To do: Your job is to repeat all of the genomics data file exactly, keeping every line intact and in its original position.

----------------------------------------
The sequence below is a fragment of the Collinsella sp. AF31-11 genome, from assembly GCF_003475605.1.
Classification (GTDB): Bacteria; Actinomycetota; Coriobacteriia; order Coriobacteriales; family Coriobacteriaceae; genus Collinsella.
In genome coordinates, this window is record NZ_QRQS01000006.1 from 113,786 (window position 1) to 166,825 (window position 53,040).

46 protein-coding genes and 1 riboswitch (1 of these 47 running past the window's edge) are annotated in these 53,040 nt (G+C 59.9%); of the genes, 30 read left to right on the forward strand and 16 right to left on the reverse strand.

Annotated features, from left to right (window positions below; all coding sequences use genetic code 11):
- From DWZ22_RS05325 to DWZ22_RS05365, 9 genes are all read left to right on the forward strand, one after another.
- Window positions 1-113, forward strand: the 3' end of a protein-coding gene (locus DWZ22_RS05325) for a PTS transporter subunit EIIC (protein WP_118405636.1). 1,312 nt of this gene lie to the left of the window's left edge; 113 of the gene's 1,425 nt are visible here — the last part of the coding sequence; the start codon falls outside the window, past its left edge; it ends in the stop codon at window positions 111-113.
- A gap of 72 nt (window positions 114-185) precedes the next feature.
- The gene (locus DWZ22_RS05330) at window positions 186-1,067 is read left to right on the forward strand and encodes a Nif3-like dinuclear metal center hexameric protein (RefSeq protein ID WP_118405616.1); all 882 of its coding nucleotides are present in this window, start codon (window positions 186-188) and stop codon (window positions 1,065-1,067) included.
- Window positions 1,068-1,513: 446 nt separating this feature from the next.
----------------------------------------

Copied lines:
The sequence below is a fragment of the Collinsella sp. AF31-11 genome, from assembly GCF_003475605.1.
Classification (GTDB): Bacteria; Actinomycetota; Coriobacteriia; order Coriobacteriales; family Coriobacteriaceae; genus Collinsella.
In genome coordinates, this window is record NZ_QRQS01000006.1 from 113,786 (window position 1) to 166,825 (window position 53,040).

46 protein-coding genes and 1 riboswitch (1 of these 47 running past the window's edge) are annotated in these 53,040 nt (G+C 59.9%); of the genes, 30 read left to right on the forward strand and 16 right to left on the reverse strand.

Annotated features, from left to right (window positions below; all coding sequences use genetic code 11):
- From DWZ22_RS05325 to DWZ22_RS05365, 9 genes are all read left to right on the forward strand, one after another.
- Window positions 1-113, forward strand: the 3' end of a protein-coding gene (locus DWZ22_RS05325) for a PTS transporter subunit EIIC (protein WP_118405636.1). 1,312 nt of this gene lie to the left of the window's left edge; 113 of the gene's 1,425 nt are visible here — the last part of the coding sequence; the start codon falls outside the window, past its left edge; it ends in the stop codon at window positions 111-113.
- A gap of 72 nt (window positions 114-185) precedes the next feature.
- The gene (locus DWZ22_RS05330) at window positions 186-1,067 is read left to right on the forward strand and encodes a Nif3-like dinuclear metal center hexameric protein (RefSeq protein ID WP_118405616.1); all 882 of its coding nucleotides are present in this window, start codon (window positions 186-188) and stop codon (window positions 1,065-1,067) included.
- Window positions 1,068-1,513: 446 nt separating this feature from the next.